Girkin's Wars: Bosnia, Chechnya, Moldova, Ukraine

Girkin has repeated the assertion made by Putin to western leaders that Ukraine is not really a country. So, the officer told Neyromir TV last month, “Ideally the future would be the reuniting of all the Russian people—for Ukraine, Belarus and Russia to be one country.”

Girkin has described himself in interviews as a native Muscovite who fought for Russia in Transnistria in the 1990s, and then for Serbian forces in Bosnia.  He served with Russian forces fighting in Chechnya and retired from active duty service with Russia’s main intelligence agency, the FSB, at the end of March 2013, he says. He says he’s now a colonel in the reserves and led other Russian nationalist “volunteers” in helping Russia’s seizure of the Crimean Peninsula from Ukraine in February. He then moved to Donetsk province in April and became the defense minister of the “Donetsk People’s Republic,” commanding a militia in the provincial city of Slaviansk.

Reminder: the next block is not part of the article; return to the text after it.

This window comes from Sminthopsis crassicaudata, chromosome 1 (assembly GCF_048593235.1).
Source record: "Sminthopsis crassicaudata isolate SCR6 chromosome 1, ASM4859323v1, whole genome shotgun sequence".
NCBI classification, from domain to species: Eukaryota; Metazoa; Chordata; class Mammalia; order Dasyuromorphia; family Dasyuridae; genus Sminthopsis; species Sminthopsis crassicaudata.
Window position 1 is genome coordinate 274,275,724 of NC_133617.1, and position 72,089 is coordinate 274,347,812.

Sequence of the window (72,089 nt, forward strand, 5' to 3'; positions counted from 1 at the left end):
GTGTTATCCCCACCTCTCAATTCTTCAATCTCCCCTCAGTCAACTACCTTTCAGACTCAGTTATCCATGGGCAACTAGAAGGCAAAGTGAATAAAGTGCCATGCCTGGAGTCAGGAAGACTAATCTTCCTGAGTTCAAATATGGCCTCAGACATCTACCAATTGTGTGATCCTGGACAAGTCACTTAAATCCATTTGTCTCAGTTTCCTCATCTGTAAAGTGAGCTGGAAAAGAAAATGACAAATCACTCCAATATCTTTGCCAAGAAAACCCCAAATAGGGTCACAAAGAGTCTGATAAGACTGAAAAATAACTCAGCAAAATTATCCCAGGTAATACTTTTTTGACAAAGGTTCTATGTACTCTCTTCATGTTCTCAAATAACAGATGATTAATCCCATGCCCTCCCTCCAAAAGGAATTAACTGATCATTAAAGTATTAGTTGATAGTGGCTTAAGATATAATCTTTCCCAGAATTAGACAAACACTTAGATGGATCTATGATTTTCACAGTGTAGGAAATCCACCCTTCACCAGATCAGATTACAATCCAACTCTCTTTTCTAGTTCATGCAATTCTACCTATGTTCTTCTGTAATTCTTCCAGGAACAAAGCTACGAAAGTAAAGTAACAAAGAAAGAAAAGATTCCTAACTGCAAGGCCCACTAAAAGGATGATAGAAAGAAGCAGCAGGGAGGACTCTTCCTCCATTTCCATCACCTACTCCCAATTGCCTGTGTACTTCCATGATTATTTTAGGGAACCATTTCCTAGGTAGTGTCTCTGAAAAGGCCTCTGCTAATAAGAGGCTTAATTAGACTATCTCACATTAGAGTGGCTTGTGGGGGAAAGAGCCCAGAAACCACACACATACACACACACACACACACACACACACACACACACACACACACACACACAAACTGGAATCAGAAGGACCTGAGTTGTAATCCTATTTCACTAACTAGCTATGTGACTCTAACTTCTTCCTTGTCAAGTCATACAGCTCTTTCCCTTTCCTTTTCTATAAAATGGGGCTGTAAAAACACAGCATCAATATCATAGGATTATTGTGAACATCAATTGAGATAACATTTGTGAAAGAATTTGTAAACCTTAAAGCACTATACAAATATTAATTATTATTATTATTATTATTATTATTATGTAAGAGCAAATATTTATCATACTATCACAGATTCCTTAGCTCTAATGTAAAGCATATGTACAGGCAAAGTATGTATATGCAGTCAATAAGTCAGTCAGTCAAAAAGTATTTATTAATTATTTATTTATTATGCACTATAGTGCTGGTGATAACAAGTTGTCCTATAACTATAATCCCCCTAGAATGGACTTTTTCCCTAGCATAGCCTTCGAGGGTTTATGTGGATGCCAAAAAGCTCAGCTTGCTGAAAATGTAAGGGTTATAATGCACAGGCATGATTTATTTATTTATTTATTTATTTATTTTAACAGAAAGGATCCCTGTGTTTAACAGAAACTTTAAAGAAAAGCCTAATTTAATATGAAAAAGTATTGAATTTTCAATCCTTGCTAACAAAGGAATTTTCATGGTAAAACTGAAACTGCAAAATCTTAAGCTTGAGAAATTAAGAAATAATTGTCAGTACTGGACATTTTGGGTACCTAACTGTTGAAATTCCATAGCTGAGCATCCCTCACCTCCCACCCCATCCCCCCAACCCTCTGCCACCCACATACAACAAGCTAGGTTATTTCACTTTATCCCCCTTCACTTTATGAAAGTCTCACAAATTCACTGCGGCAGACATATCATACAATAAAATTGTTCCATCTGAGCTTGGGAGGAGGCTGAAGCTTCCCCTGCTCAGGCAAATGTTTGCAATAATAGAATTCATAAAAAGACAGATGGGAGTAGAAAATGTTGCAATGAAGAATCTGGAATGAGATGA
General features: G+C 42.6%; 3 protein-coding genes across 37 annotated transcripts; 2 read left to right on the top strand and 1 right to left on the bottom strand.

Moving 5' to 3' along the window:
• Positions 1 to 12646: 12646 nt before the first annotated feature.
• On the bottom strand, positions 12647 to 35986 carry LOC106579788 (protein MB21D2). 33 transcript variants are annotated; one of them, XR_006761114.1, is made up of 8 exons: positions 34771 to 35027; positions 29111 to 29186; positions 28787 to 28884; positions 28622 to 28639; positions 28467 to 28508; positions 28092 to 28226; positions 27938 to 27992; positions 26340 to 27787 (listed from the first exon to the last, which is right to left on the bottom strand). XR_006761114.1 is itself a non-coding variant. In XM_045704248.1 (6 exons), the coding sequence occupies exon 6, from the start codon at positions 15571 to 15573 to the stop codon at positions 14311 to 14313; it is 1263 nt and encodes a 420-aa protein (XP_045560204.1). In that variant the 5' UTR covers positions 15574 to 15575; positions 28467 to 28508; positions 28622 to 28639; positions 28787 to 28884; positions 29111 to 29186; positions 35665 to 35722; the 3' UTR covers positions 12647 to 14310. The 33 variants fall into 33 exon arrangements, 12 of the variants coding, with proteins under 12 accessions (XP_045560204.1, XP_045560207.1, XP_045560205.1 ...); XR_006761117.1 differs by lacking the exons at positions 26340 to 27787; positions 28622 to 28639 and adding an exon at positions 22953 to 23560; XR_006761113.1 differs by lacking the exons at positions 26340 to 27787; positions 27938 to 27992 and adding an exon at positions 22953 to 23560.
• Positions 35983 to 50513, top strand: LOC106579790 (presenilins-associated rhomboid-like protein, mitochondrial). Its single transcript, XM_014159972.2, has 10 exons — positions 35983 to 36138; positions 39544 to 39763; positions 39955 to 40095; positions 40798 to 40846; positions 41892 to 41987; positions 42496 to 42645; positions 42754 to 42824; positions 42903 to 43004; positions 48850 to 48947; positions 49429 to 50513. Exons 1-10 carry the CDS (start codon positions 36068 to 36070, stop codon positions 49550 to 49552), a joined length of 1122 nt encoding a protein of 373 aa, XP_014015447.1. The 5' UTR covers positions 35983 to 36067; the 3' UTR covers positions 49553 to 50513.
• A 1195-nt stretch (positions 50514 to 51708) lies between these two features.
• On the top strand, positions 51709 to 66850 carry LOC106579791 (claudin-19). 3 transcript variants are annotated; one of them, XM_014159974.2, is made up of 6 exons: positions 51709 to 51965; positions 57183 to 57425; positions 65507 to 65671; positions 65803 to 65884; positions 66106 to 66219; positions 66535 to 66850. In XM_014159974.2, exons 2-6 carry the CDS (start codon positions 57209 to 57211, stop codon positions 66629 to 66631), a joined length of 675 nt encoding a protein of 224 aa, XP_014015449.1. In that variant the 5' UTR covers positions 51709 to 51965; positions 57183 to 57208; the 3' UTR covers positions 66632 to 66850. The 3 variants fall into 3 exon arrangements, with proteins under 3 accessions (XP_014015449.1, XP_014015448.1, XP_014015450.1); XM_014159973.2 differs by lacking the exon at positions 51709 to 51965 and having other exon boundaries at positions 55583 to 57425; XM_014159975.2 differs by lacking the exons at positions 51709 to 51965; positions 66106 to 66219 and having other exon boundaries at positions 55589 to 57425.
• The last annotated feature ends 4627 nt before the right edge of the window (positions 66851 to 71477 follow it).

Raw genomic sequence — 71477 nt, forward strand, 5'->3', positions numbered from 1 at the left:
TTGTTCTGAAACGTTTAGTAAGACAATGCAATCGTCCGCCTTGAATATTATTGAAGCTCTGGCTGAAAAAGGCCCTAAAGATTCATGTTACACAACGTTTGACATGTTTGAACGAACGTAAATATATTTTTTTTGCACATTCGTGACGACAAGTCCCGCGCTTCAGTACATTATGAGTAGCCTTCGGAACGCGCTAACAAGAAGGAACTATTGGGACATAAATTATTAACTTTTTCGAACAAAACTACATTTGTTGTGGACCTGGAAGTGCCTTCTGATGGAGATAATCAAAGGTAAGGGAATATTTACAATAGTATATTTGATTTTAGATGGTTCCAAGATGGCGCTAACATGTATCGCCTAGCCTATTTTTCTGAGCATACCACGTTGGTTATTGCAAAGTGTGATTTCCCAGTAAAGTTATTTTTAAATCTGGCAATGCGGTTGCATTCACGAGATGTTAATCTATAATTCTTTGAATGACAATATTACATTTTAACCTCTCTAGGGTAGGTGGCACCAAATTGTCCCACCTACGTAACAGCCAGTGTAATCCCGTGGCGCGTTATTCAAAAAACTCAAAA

In August, Girkin and other Russian citizens were moved out of the visible leadership in the Donetsk rebel movement, and people actually from Donetsk were named in their places.  The less visible command of the rebel militias and security operations was consolidated somewhat under officials who may be more reliably under Moscow’s control than was Girkin. These include Vladimir Antyufeyev, a senior Russian intelligence officer who for years ran the Russian security operation in Transnistria.

Putin Aide Vladislav Surkov

Girkin’s new interviews have included criticisms of other leaders in the conflict that underscore the factionalization of those promoting it. Last month he accused Putin aide Vladislav Surkov of embezzling Russian government funds allocated to help local populations (and build support for Russia’s role) in South Ossetia, which Russian troops seized in 2008. Surkov is in charge of Russian aid money for Donbas, Girkin said, and is likely to do the same. In an interview released today by the Russian news website Gazeta (“Gazette”), he continues to criticize Surkov and voices “disappointment” in the three-month-old performance of Zakharchenko, the  Donetsk “prime minister.”